I’m often asked about Yellow Rattle, Rhinanthus minor. It’s an attractive annual wildflower, good for bees, and which used to be common. Farmers didn’t want it in their meadows, however, as it parasitises grass and reduces its vigour. This makes it invaluable in establishing wildflowers in an existing sward, particularly where the grasses are vigorous and aggressive. I’ve written about it before extolling its virtues and explaining establishment.
I wanted to share some photos today, however. It’s difficult to explain what grass with Rhinanthus minor in it looks like; it doesn’t look sick but is much reduced in vigour. I thought a couple of pictures from one of of our meadow areas would illustrate that. This is an area with relatively fertile soil and well established vigorous grasses. The grass without Rattle has already formed a thick sward up to two feet tall.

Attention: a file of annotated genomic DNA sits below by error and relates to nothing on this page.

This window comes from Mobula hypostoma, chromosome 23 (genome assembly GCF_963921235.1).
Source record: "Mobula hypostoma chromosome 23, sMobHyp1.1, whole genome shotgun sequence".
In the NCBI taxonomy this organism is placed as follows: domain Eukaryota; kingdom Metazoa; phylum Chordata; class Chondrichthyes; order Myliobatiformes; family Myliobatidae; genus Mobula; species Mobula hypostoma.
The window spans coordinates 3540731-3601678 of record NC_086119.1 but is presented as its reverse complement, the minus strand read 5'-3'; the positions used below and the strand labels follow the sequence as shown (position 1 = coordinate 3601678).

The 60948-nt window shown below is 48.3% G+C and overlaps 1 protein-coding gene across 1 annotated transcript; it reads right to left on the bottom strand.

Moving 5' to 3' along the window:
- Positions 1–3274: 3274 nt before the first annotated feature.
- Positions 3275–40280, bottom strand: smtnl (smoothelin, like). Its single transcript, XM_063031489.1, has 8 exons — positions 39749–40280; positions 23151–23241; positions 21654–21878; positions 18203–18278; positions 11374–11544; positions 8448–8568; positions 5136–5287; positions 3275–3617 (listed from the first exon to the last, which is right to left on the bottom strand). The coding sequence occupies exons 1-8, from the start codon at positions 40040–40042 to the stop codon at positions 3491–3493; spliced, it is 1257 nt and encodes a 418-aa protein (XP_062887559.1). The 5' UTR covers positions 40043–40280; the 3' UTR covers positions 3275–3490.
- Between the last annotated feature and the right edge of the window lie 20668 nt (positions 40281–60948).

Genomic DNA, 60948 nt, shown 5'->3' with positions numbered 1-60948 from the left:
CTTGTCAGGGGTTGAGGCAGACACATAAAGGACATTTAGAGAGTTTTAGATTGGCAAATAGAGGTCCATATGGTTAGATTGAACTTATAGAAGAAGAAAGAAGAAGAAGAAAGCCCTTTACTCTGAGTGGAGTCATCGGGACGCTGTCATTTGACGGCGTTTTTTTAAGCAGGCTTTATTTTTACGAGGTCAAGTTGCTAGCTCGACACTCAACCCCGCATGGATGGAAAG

The area next to it which I seeded with Rhinanthus last autumn looks quite different. It had the same grasses and the same soil. The grass doesn’t look diseased or unhealthy – it’s just much reduced in volume and in size, to a height of about 6 inches in this case.
We sell Yellow Rattle seed through our sister website BritishWildflowerMeadowSeeds.co.uk.